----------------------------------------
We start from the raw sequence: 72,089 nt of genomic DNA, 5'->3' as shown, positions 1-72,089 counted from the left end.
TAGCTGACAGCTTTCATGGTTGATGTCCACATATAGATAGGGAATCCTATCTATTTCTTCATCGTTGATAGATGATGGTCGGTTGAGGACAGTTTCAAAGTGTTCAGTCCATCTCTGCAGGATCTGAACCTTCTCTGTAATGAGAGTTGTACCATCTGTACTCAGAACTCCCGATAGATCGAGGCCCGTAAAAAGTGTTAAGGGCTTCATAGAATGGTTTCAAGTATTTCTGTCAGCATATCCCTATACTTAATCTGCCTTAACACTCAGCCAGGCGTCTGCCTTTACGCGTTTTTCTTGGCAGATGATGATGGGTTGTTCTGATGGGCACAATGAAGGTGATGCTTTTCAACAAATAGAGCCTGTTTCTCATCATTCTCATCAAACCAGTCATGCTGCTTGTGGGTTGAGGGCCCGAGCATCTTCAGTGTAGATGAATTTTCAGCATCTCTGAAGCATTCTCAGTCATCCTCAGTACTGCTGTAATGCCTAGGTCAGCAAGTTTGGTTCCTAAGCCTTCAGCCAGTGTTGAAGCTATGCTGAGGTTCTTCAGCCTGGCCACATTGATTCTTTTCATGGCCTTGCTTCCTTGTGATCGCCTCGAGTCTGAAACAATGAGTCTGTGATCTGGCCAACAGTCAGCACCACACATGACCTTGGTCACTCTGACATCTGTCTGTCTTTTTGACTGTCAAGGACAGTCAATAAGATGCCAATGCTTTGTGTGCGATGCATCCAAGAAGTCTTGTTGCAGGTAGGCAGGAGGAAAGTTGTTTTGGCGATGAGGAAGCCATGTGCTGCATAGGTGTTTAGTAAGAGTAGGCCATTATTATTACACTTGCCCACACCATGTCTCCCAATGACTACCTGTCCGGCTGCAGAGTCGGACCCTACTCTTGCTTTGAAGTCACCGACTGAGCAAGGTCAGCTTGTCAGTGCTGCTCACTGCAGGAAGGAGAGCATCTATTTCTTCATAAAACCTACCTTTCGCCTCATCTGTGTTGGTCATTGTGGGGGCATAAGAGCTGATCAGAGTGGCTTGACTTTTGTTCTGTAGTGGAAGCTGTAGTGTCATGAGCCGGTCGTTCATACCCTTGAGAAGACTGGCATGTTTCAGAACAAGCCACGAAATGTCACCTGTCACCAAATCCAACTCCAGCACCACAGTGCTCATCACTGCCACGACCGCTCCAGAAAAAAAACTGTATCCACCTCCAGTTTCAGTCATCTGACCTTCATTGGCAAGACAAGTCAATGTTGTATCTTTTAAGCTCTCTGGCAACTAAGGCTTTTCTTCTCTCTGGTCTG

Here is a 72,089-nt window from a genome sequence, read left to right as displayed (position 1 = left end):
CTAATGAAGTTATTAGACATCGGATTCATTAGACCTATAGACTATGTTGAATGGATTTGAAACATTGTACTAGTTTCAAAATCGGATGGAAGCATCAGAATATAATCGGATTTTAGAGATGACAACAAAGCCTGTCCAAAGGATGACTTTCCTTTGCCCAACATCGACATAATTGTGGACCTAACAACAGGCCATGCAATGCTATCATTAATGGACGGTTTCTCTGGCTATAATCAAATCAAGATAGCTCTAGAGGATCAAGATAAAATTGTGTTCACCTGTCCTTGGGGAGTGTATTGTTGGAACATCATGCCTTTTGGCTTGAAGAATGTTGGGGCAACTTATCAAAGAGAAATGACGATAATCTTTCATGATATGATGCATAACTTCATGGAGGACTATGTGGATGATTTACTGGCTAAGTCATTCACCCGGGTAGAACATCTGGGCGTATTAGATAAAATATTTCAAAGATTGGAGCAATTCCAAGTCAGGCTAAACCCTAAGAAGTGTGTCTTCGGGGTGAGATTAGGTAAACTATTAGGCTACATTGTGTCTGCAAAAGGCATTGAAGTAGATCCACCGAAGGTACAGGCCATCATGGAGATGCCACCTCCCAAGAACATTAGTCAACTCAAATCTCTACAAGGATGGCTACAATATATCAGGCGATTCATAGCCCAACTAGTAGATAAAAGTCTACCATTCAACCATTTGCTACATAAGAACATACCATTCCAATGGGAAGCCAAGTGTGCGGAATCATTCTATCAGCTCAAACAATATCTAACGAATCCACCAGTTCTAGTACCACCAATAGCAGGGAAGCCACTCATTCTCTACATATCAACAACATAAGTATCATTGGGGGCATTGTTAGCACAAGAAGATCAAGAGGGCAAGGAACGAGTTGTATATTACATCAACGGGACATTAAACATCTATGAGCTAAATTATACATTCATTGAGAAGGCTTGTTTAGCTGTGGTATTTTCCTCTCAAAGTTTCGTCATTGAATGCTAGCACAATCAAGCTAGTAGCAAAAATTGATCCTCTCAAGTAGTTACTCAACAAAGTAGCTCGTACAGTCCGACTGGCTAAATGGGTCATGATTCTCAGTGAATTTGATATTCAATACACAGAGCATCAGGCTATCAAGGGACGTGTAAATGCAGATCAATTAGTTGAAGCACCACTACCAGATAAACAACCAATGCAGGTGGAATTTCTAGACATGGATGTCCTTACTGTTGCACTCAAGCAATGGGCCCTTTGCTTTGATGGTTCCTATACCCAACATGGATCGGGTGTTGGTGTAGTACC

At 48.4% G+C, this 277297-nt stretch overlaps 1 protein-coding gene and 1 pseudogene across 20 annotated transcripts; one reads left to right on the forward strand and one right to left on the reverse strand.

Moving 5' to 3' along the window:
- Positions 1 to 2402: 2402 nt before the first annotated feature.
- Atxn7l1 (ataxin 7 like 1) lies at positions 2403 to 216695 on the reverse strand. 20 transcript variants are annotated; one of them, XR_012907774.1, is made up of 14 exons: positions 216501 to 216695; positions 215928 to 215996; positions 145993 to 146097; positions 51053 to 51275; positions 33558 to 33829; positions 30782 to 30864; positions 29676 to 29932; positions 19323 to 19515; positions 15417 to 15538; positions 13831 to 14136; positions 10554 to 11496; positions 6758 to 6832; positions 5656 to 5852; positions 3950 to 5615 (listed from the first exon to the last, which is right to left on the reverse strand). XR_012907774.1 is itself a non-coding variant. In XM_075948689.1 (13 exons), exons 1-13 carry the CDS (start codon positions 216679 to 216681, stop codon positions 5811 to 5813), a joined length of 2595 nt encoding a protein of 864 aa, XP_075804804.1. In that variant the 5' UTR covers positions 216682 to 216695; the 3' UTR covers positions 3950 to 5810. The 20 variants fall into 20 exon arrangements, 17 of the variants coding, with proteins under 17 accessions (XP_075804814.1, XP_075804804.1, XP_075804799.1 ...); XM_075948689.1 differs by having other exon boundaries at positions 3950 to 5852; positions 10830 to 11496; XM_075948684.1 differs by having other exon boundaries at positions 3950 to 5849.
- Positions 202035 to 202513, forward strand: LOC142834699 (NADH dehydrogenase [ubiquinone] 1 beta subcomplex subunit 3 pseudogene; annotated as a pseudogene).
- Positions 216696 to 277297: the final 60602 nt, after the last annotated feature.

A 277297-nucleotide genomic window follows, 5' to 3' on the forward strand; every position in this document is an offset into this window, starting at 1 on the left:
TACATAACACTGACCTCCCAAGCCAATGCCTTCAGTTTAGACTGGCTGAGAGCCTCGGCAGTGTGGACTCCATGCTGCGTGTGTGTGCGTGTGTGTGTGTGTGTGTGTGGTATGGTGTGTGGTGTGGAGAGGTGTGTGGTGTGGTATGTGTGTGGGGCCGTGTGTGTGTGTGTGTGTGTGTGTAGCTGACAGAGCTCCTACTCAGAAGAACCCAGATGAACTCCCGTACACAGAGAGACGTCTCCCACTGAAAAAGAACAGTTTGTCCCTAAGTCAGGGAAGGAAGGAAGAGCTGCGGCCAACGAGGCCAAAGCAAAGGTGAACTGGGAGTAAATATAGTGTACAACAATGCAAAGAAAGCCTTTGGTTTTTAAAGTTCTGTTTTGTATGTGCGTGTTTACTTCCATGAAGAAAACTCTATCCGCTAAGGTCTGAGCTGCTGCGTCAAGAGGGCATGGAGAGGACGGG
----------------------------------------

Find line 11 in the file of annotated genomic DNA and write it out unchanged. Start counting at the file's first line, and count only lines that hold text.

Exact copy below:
A 277297-nucleotide genomic window follows, 5' to 3' on the forward strand; every position in this document is an offset into this window, starting at 1 on the left: